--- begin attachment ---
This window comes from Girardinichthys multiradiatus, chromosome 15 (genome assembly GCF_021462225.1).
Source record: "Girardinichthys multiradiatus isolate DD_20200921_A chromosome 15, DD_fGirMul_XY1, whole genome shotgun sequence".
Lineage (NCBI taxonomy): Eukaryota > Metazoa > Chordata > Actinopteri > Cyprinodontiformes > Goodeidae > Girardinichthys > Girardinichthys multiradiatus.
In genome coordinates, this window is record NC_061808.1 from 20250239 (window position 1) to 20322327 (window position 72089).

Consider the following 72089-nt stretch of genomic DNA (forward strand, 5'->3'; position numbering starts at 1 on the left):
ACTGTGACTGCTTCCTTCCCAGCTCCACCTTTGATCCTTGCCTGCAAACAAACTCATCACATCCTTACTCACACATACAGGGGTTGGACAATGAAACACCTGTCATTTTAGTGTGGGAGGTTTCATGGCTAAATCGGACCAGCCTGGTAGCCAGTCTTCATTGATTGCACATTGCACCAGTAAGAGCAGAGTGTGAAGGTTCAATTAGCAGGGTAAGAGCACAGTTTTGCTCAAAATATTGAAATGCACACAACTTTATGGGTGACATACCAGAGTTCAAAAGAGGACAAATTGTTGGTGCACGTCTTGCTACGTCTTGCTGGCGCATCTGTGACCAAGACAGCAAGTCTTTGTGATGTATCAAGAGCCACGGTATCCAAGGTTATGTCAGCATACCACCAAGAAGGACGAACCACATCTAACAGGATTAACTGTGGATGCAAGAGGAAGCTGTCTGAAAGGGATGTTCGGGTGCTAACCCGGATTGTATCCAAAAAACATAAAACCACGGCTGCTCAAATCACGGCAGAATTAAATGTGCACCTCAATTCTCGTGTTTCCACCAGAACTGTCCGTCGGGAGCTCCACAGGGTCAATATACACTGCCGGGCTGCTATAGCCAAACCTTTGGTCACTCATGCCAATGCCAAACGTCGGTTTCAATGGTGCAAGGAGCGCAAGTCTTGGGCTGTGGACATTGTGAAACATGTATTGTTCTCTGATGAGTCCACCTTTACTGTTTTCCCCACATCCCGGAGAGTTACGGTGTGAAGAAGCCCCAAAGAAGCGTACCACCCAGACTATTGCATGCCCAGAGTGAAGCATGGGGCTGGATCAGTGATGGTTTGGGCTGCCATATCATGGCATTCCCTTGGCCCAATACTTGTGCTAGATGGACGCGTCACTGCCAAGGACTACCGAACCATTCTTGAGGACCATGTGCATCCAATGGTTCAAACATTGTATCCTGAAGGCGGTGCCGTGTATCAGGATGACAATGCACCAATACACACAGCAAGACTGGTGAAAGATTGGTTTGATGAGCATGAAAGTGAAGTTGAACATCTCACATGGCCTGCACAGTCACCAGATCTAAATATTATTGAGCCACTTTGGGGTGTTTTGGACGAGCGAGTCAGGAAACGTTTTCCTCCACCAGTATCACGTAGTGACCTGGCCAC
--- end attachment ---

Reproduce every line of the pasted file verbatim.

This window comes from Girardinichthys multiradiatus, chromosome 15 (genome assembly GCF_021462225.1).
Source record: "Girardinichthys multiradiatus isolate DD_20200921_A chromosome 15, DD_fGirMul_XY1, whole genome shotgun sequence".
Lineage (NCBI taxonomy): Eukaryota > Metazoa > Chordata > Actinopteri > Cyprinodontiformes > Goodeidae > Girardinichthys > Girardinichthys multiradiatus.
In genome coordinates, this window is record NC_061808.1 from 20250239 (window position 1) to 20322327 (window position 72089).

Consider the following 72089-nt stretch of genomic DNA (forward strand, 5'->3'; position numbering starts at 1 on the left):
ACTGTGACTGCTTCCTTCCCAGCTCCACCTTTGATCCTTGCCTGCAAACAAACTCATCACATCCTTACTCACACATACAGGGGTTGGACAATGAAACACCTGTCATTTTAGTGTGGGAGGTTTCATGGCTAAATCGGACCAGCCTGGTAGCCAGTCTTCATTGATTGCACATTGCACCAGTAAGAGCAGAGTGTGAAGGTTCAATTAGCAGGGTAAGAGCACAGTTTTGCTCAAAATATTGAAATGCACACAACTTTATGGGTGACATACCAGAGTTCAAAAGAGGACAAATTGTTGGTGCACGTCTTGCTACGTCTTGCTGGCGCATCTGTGACCAAGACAGCAAGTCTTTGTGATGTATCAAGAGCCACGGTATCCAAGGTTATGTCAGCATACCACCAAGAAGGACGAACCACATCTAACAGGATTAACTGTGGATGCAAGAGGAAGCTGTCTGAAAGGGATGTTCGGGTGCTAACCCGGATTGTATCCAAAAAACATAAAACCACGGCTGCTCAAATCACGGCAGAATTAAATGTGCACCTCAATTCTCGTGTTTCCACCAGAACTGTCCGTCGGGAGCTCCACAGGGTCAATATACACTGCCGGGCTGCTATAGCCAAACCTTTGGTCACTCATGCCAATGCCAAACGTCGGTTTCAATGGTGCAAGGAGCGCAAGTCTTGGGCTGTGGACATTGTGAAACATGTATTGTTCTCTGATGAGTCCACCTTTACTGTTTTCCCCACATCCCGGAGAGTTACGGTGTGAAGAAGCCCCAAAGAAGCGTACCACCCAGACTATTGCATGCCCAGAGTGAAGCATGGGGCTGGATCAGTGATGGTTTGGGCTGCCATATCATGGCATTCCCTTGGCCCAATACTTGTGCTAGATGGACGCGTCACTGCCAAGGACTACCGAACCATTCTTGAGGACCATGTGCATCCAATGGTTCAAACATTGTATCCTGAAGGCGGTGCCGTGTATCAGGATGACAATGCACCAATACACACAGCAAGACTGGTGAAAGATTGGTTTGATGAGCATGAAAGTGAAGTTGAACATCTCACATGGCCTGCACAGTCACCAGATCTAAATATTATTGAGCCACTTTGGGGTGTTTTGGACGAGCGAGTCAGGAAACGTTTTCCTCCACCAGTATCACGTAGTGACCTGGCCAC